For other provisions of the Senate Criminal Justice Package, follow this link.

Response to Comments, Friday, October 13, 930PM

Thank you to all who have weighed in here. It’s clearly a delicate subject, but it is good to know that the overwhelming majority generally support the direction that we are moving in. Will see how other Senators feel, but I’m hopeful we’ll keep this in the bill, possibly with minor adjustments.

I’ve closed the thread to comments, but please feel free to write me directly at [email protected] with any additional unexpressed thoughts or questions.

Published by Will Brownsberger

Will Brownsberger is State Senator from the Second Suffolk and Middlesex District.

105 replies on “Underage Sex in the Criminal Justice Bill”

  1. I think that any way you construct these laws will be imperfect. That said, this particular iteration feels… about right? I’m not terribly comfortable with a high school senior having sex with a high school sophomore, but that’s no justification for punishing one or both parties with a lifetime of restrictions. At a certain point you have to trust parents and teens to deal with things, and I think this does so without getting the law involved.

  2. Please act to decriminalize! It would be horrible to have a young person marked as a ‘sex offender’ for consensual acts with someone close in age.

  3. No. I think kids close in age without coercion shouldn’t have criminal courts or penalties. This is where state-ordered counseling might work better. If the kids are four years apart and the older one is an adult, this is a different matter.

  4. I think that the proposal should be included in the bill as it stands. This obviously would only apply where there was clear mutual consent, but to ruin a young person’s life because of an agreed upon relationship within these boundaries is really unthinkable.

  5. Since teenage brains don’t mature until around 20, it would seem fair and most appropriate for our otherwise laissez-fair society to decriminalize all consensual sex between teenagers – even up to age 18 or 20. It’s absurd to apply adult criminal standards when these youngsters have very little awareness of the looming criminal penalties which can ruin their lives.

    Better to place the burden of punishment on the parents. If a single parent, who is having trouble controlling her/his kids, social work help for the adult as well as the youngster(s) is presumably available, and although somewhat burdensome to society, the time and money spent via social workers far exceeds the costs of incarceration.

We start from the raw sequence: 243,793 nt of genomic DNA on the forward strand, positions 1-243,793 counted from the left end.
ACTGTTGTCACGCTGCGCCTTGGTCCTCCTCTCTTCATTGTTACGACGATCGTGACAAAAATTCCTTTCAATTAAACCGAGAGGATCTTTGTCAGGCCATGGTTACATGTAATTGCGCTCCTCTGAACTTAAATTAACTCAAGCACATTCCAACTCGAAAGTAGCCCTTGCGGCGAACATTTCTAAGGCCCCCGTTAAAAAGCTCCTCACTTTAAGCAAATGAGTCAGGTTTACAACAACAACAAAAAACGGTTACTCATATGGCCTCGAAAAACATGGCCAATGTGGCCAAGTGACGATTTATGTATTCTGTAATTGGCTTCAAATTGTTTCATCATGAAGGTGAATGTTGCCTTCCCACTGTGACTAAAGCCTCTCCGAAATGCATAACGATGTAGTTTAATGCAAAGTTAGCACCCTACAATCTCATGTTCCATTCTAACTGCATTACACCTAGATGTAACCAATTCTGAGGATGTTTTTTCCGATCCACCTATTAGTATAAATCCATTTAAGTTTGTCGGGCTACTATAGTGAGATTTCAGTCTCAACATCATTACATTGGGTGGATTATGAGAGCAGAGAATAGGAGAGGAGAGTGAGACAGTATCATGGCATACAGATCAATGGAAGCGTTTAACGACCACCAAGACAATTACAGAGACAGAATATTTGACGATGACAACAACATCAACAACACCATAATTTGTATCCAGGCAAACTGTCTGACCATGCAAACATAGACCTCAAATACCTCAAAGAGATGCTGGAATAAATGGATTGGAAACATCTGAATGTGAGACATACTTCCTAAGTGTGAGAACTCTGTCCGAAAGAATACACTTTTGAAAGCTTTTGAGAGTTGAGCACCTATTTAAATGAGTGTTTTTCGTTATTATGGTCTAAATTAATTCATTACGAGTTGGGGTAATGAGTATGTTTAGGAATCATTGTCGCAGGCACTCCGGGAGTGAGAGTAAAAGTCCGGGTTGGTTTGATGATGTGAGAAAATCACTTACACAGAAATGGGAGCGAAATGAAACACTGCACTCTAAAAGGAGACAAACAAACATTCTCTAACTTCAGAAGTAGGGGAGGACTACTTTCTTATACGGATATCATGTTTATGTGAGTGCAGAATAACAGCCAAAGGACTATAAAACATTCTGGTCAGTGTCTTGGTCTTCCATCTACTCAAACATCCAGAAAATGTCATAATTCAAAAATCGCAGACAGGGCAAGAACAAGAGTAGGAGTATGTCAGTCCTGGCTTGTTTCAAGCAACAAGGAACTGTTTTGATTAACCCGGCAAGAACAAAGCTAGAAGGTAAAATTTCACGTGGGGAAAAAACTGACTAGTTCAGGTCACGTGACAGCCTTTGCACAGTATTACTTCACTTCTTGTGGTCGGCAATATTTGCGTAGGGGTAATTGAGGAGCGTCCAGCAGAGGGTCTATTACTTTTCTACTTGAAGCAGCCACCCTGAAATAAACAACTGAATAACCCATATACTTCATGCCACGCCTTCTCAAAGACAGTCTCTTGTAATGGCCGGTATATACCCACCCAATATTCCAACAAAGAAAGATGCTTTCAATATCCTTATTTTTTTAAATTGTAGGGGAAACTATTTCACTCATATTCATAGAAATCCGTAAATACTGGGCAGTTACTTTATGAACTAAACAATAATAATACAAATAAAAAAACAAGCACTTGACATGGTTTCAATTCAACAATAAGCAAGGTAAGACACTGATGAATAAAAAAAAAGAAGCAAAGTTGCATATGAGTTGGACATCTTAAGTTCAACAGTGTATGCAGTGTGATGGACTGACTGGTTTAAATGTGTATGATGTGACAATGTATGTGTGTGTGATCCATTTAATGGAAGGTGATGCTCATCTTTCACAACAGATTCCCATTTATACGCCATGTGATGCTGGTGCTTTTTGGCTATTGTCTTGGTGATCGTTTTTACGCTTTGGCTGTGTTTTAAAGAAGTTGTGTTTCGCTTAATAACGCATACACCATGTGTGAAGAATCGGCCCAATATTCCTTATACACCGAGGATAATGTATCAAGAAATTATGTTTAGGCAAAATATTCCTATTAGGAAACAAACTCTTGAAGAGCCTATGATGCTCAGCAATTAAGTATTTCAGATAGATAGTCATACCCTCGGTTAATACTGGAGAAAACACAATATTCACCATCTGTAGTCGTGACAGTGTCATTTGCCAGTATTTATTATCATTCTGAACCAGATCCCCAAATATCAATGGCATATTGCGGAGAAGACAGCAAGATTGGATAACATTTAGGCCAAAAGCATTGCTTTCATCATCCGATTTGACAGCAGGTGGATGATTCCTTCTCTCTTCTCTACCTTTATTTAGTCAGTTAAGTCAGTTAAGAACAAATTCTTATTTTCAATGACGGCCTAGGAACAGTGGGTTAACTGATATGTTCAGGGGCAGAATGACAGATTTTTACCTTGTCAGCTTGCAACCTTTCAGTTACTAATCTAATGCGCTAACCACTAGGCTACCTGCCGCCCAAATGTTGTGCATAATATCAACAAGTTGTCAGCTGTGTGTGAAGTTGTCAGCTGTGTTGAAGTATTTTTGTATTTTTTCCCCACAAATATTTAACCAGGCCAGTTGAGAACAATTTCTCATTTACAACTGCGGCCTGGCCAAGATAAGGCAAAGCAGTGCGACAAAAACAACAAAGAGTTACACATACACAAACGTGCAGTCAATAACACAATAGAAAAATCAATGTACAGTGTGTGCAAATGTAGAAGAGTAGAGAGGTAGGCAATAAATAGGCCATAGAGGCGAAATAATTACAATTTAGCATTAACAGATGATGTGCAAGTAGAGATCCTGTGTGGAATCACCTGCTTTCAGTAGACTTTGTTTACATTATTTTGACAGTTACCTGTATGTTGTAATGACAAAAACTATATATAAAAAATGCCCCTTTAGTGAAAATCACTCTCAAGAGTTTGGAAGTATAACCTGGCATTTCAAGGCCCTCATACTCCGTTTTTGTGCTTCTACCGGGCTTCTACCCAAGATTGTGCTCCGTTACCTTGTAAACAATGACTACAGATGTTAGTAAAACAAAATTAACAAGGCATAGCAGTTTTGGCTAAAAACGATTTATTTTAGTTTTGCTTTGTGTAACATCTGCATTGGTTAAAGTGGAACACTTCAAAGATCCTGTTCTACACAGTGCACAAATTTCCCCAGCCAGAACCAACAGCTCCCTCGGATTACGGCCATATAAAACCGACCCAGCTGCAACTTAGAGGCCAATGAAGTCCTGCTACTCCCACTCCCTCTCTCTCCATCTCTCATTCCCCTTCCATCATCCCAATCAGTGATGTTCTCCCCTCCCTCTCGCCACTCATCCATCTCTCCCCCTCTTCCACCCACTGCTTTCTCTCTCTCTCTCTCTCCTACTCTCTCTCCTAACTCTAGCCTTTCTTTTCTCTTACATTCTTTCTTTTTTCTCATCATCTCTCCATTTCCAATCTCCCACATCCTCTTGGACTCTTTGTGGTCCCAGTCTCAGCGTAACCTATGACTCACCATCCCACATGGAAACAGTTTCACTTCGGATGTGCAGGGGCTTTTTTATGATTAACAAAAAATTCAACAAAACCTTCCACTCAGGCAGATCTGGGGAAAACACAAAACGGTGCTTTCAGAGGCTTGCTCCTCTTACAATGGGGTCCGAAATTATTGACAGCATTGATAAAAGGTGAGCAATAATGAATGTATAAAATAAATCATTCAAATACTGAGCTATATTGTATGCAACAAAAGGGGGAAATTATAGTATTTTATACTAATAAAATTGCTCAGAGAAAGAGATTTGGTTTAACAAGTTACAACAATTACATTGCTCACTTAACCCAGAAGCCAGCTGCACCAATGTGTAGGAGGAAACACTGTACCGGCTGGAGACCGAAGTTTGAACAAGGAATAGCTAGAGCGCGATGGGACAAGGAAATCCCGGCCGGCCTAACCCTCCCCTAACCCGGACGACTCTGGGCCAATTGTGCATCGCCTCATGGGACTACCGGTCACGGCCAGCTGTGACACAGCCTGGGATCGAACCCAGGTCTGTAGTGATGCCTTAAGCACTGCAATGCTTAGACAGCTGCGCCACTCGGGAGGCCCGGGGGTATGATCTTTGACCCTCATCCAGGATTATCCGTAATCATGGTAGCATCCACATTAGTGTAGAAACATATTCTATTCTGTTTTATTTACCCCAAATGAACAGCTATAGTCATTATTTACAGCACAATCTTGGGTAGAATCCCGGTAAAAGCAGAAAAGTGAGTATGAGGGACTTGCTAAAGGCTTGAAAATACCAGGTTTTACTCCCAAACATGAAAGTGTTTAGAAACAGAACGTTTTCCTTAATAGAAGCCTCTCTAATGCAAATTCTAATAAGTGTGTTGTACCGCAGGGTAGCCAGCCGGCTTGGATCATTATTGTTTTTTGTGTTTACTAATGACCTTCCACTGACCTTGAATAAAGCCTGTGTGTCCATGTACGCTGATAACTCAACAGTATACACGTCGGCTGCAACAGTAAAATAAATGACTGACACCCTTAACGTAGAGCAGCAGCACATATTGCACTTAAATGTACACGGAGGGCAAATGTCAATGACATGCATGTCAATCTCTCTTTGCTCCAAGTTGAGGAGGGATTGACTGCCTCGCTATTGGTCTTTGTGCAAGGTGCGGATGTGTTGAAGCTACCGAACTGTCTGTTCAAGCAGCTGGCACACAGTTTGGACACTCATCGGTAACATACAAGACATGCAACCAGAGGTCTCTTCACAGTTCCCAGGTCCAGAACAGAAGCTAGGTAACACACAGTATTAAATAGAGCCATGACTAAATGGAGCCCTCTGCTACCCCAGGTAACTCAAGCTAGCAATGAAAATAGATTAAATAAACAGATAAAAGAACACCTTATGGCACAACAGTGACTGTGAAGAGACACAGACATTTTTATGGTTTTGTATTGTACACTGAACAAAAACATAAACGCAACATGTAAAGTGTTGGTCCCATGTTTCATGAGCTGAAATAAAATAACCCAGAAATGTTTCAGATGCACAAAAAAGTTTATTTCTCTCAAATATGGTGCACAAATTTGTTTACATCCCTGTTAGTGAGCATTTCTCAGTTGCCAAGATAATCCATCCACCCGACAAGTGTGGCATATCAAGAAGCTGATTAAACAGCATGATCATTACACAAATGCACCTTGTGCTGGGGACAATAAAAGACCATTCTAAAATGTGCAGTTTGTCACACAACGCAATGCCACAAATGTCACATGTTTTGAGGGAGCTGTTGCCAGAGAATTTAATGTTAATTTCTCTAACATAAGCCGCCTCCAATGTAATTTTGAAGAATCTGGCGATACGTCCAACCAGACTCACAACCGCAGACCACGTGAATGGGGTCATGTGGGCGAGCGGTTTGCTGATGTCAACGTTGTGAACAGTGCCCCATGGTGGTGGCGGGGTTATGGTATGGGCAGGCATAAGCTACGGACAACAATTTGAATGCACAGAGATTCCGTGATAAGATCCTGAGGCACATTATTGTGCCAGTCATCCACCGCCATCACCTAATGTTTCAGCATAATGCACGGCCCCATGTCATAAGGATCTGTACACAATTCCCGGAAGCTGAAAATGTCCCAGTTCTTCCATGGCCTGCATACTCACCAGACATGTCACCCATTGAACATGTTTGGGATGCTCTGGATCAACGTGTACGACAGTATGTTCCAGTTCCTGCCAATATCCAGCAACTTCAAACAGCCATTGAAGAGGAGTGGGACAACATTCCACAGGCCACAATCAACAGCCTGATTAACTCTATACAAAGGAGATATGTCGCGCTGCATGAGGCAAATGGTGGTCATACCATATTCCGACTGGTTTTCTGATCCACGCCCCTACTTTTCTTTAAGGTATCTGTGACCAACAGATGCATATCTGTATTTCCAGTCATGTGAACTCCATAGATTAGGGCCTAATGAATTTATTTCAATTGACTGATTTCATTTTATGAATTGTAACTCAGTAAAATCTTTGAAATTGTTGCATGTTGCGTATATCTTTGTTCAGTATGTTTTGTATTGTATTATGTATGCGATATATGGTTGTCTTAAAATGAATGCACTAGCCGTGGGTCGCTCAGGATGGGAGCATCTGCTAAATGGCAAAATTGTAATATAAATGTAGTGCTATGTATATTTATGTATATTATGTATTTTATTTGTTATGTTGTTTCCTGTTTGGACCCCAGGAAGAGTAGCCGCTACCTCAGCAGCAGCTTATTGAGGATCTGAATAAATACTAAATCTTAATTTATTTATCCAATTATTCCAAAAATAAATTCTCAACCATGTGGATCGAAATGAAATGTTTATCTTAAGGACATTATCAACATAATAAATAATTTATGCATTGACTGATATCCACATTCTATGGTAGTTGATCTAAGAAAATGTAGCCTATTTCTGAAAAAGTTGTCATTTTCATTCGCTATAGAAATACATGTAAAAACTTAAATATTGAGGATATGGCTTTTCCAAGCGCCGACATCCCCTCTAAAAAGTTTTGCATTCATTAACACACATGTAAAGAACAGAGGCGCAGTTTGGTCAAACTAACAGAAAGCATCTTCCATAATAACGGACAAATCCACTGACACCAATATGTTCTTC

1. It is naive to think that parents can always control their teens. Teens by nature are rebellious. Same good parents – one kid shy and studying to be a doctor the other outspoken with tats and in a band. Sometimes nature trumps nurture.

      Just decriminalize this outdated Puritanical law. Get government out of the bedroom.

  6. Senator, you absolutely must support this provision!!! Children should not be penalized for engaging in physical relationship with each other. Sad but inevitable reality is: they are going to have to have sex, regardless of all parental warnings, threats, and sex education. While we should be discouraging such behavior, at the very least, we need to realize most of the time children are acting because of their hormones or because “mom & dad said no”. They simply don’t appreciate the complexity and multiple issues involved with sex, including the criminality of their actions.

    Massachusetts would be far from the first State to enact Romeo & Juliette laws, and it’s about time it updated its antiquated laws. When the sex between children is consensual, prison hardly needs to follow affecting their lives forever.

  7. Please prevent kids of similar ages from being criminalized for sex, especially since it is usually a parent using the state to enforce their value system. For 16 year olds, the topic belong at home or at most with a school counselor. Set a sliding scale for age differences or for the case when one of the two parties is mentally handicapped.

  8. I am strongly in favor. Criminalizing sex between teens is profoundly unjust. But the details are difficult, and limiting the allowed age difference to two years could be a good idea.

  9. Teenagers have immature brains!
    Protect them
    Predators are out there
    Our responsibility is to the innocent( even if they are not so innocent)

Comments are closed.